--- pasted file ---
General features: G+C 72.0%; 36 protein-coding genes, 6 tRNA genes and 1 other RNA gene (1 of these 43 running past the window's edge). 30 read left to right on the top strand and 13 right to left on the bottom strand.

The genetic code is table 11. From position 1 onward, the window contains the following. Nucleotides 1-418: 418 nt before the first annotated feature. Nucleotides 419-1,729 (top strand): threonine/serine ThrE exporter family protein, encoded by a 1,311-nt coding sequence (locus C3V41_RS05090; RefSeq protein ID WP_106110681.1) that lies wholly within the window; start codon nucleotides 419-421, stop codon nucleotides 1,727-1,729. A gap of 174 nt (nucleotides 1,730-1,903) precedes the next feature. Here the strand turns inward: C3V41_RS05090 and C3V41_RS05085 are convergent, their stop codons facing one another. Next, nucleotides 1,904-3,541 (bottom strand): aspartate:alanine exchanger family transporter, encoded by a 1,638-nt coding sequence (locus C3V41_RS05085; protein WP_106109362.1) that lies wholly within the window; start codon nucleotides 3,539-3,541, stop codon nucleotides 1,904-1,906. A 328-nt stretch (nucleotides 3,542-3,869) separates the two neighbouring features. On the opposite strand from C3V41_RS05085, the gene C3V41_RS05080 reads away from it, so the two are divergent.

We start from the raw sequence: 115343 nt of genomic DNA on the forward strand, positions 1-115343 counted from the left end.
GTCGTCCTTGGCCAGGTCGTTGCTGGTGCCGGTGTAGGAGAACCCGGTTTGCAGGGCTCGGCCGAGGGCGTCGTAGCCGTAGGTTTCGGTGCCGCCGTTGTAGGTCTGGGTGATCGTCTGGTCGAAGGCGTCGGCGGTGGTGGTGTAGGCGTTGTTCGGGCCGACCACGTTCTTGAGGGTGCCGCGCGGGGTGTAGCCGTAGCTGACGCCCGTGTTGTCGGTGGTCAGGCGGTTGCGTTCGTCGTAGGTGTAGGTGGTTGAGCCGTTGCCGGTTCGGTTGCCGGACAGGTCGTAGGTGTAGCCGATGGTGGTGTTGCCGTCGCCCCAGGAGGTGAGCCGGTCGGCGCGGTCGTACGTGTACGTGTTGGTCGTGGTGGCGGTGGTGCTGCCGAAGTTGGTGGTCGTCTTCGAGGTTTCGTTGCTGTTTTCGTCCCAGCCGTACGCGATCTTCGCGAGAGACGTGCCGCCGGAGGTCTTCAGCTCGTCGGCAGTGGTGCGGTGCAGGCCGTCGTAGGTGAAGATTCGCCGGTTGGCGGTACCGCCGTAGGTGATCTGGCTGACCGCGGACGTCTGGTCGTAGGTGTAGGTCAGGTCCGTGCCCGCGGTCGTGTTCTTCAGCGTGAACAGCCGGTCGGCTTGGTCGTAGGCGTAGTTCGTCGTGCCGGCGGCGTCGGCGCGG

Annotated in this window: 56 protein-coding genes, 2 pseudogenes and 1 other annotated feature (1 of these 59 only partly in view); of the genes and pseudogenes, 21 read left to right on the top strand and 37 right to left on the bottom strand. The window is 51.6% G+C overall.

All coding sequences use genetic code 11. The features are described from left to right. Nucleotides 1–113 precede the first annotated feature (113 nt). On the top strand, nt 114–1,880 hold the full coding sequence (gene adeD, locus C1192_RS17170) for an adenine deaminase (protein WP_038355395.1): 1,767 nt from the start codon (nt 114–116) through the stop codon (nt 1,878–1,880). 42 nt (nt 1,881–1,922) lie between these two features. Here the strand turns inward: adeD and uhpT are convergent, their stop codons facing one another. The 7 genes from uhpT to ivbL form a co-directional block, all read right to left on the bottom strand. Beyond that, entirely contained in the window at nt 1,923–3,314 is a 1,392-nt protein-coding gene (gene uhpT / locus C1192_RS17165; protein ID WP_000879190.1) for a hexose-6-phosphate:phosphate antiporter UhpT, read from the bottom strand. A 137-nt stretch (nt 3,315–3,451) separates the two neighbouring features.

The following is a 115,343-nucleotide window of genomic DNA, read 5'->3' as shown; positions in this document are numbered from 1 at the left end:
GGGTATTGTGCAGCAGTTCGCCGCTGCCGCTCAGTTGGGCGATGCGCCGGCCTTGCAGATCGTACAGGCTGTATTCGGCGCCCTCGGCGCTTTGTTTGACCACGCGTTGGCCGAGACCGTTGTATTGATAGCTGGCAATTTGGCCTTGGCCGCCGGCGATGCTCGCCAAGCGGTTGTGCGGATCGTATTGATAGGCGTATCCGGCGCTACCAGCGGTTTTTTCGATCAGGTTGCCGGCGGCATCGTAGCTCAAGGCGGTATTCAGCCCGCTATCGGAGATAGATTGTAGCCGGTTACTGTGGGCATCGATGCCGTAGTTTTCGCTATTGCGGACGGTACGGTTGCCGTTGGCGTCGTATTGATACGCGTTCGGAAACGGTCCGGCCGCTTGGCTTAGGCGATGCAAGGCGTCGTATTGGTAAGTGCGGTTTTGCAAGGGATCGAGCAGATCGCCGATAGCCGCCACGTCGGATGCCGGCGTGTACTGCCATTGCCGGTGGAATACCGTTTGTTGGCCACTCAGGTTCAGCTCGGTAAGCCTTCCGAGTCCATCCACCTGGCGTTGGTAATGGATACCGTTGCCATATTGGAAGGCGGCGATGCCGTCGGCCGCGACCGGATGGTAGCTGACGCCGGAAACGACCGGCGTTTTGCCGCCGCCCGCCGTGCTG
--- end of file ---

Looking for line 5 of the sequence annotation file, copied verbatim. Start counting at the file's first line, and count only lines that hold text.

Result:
Annotated in this window: 56 protein-coding genes, 2 pseudogenes and 1 other annotated feature (1 of these 59 only partly in view); of the genes and pseudogenes, 21 read left to right on the top strand and 37 right to left on the bottom strand. The window is 51.6% G+C overall.